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Picking the Right Guitar (Pun Intended)

Guitar

The guitar comes in three types, classical with nylon strings, acoustic with steel strings and electric with steel strings and pickups to electrify the sound. Within that, there are literally thousands of options of styles and colors. And they come in all shapes and sizes. From Jimmy Page’s double neck, Jerry Garcia’s Tiger, BB King’s beloved Lucille and Willie Nelson’s Trigger, there are plenty of guitars out there to satisfy your musical appetite.

But what about that six year old who’s thinking about starting lessons? I don’t think you’re running out to buy The Flying V just yet. So where do you start? Let the pros at Music to Your Home be your guide.  Our first piece of advice is don’t go out and buy the most expensive guitar on the rack. It’s not necessary at this point. As the student progresses, you’ll know when it’s time to make a bigger investment, but for now you can get a decent set up for under $200.00.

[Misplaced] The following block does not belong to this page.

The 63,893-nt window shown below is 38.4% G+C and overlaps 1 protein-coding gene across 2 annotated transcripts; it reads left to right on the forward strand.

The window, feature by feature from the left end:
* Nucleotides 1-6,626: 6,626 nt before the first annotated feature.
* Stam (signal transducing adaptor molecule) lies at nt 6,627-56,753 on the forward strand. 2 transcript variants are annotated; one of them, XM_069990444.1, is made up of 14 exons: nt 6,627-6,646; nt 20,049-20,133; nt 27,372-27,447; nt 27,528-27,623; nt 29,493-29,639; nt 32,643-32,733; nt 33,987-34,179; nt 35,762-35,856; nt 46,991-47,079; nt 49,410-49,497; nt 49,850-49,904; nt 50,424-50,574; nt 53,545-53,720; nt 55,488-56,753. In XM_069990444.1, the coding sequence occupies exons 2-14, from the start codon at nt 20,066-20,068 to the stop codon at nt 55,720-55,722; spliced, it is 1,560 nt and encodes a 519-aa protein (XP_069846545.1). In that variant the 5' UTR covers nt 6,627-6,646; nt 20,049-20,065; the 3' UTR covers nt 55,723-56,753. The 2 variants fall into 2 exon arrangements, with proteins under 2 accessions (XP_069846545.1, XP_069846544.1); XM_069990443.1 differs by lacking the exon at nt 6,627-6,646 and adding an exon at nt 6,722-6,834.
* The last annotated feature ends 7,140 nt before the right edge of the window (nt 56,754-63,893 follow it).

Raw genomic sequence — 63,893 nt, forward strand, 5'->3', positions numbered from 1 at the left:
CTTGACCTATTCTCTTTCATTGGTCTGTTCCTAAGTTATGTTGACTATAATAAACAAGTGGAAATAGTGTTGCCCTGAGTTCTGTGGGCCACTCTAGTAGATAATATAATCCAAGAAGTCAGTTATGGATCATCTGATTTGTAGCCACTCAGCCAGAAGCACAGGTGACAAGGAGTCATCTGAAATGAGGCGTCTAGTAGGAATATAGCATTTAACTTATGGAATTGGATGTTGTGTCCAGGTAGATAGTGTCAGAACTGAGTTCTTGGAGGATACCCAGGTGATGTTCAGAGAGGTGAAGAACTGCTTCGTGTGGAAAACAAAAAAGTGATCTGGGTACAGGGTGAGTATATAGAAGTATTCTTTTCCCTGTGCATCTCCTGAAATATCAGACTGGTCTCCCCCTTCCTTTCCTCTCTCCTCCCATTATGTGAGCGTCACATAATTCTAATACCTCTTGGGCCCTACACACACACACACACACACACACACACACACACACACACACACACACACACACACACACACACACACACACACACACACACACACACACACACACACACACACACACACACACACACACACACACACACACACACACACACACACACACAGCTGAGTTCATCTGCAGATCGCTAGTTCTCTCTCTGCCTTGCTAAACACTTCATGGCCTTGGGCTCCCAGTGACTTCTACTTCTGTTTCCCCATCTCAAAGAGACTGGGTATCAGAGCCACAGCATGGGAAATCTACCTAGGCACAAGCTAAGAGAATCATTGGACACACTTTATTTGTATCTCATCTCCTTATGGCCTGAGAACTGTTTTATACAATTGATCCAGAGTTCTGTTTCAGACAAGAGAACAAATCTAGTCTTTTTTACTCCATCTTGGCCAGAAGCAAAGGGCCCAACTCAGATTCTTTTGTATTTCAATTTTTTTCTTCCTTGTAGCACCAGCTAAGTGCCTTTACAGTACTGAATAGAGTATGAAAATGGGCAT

For beginners there are generally three sizes of guitars to choose from, full size, ¾ size, and half size. Here’s a breakdown but remember, the only true way to get the right fit is to head to a store and try one in person.

The half size guitar is great for kids ages 3-6. The ¾ should work well for 6-10 year olds. Finally, the full size should cover you after that, but be aware that there are variations of regular size guitars, so once again, hold one and see how it feels!

Now that you have an idea of size, let’s discuss string type. Nylon strings are much easier to push down on and softer on little fingers and many of our teachers would suggest starting on those. If steel strings are preferred, go for it, but know that it will take a while to build up the calluses that all guitar players eventually develop.

Is your child a lefty?  There are a couple of lefty guitars out there, however, like baseball mitts, the choices are much fewer. You can also learn to play right handed, or string a righty guitar upside down. Many lefties simply adapt, and learn to play righty.

Don’t forget the accessories too – stand, tuner, case, picks, and an amp for your little shredder if needed.

Whatever guitar your child ends up with, our instructors can teach them how to tune it, care for it and hopefully, one day, play your favorite song on it!

 

Image courtesy of Iamnee at FreeDigitalPhotos.net

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